So you’re determined to fix your credit. Good for you! A better life lies within your reach. Follow this easy-to-understand checklist to help guide you on your journey towards a high credit score.
Step 1: Get a copy of your credit report
The first and most important step to fixing your credit is to obtain a copy of your credit report. This is the foundation of your entire credit repair program. Your credit report will tell you what you need to work on and will likely include an explanation of the things negatively affecting your credit. Think of it as a roadmap to a better credit report:
Step 2: Correct any incorrect information on your credit report
A study by the National Association of State Public Interest Research Groups showed that 79% of all credit reports contain some type of error – and 25% had serious errors that could deny credit to their owners. So check your report for errors, and send in a credit report dispute to have this inaccurate information removed. This is the easiest problem to fix, so it should be the first problem you tackle.
Step 3: Get current on any past due accounts
Your payment history has the largest impact on your credit score, constituting 35% of your FICO score. Get current on all your accounts, including late payments, charge-offs, and collection accounts. Pay off accounts that are 30 days late or 60 days late, so you stop them from impacting your credit negatively. Once accounts are past 90 days late, you’re considered extremely delinquent.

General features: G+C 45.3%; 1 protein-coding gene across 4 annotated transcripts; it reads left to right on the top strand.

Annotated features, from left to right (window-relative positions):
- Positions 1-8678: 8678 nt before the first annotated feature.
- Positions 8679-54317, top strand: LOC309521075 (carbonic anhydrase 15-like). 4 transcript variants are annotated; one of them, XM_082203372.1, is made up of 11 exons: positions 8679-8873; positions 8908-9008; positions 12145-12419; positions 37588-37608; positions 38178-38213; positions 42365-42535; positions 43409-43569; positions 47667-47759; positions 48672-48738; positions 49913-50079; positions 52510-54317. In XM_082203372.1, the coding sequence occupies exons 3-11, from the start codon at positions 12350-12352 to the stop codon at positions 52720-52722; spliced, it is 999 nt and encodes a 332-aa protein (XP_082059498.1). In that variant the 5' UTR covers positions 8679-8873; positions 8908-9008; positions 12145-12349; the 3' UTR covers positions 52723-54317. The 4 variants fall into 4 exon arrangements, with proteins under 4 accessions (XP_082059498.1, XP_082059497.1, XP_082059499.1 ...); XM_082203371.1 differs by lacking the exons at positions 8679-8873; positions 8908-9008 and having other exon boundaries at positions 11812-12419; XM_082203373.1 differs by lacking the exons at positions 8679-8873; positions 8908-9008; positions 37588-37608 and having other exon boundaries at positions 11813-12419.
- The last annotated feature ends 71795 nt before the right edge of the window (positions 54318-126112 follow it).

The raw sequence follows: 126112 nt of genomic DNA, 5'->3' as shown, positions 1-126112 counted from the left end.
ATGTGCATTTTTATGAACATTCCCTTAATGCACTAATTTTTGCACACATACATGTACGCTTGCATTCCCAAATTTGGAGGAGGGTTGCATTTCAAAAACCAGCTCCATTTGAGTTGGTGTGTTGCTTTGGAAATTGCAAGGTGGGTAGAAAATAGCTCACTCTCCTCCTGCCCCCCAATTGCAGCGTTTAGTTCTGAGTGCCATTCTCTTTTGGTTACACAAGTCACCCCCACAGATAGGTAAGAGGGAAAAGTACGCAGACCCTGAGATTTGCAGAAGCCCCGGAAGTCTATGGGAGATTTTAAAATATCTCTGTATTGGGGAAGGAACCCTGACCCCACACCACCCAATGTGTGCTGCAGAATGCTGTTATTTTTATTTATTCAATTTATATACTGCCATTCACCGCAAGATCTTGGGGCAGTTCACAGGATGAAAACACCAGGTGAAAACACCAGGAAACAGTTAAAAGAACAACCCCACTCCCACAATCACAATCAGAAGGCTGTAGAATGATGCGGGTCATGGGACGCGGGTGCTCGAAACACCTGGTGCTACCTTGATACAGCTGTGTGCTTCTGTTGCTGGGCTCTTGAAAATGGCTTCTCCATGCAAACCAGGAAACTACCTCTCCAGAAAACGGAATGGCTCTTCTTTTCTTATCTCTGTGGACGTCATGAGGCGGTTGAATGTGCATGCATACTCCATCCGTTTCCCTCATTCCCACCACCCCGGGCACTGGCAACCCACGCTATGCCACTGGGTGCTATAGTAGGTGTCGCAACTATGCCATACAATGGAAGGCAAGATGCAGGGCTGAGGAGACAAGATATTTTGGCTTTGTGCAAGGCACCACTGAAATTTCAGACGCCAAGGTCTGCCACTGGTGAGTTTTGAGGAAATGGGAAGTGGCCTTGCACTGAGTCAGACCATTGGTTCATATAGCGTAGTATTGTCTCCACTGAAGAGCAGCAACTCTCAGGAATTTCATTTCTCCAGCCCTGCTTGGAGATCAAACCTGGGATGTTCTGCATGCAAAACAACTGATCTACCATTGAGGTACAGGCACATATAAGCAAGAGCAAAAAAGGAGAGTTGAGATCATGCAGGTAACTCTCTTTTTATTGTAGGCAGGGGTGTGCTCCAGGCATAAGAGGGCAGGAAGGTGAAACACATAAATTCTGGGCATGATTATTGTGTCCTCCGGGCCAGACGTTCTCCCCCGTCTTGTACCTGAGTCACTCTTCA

You can try negotiating with creditors and debt collectors to remove charge-offs and collection accounts from your credit report in return for paying their accounts in full. They don’t have to remove this information, but you may be able to talk them into doing it.
Step 4: Pay off any high and over-the-limit balances
30% of your FICO score is based on your level of debt. Try to keep your credit card balances at or below 30% of your credit limit. So, for example, if you have a card with a $1000 credit limit, you should have only a $300 balance. That’s the ideal balance to start building positive credit. You should begin with bringing over-the-limit balances below the limit. After that, you can start trying to bring all your credit card balances closer to 30% utilization.
Step 5: Pay any unpaid judgments
This step is fairly straightforward: pay any unpaid judgments. They’ll continue negatively impacting your credit until you’ve paid it off or until it’s taken off your report. (Usually, that comes after seven years, but the period of time may vary according to the statute of limitations.)
Step 6: Take your student loan out of default
If you default on your student loan, it doesn’t need to stay permanently on your credit report. If you talk to your student loan lender, you may be able to figure out a way to bring your student loan out of default. Usually, this will require your making several months of timely payments before your student loan will be considered current.
Featured Image: Thinkstock/PeshkovaPosted on May 30, 2017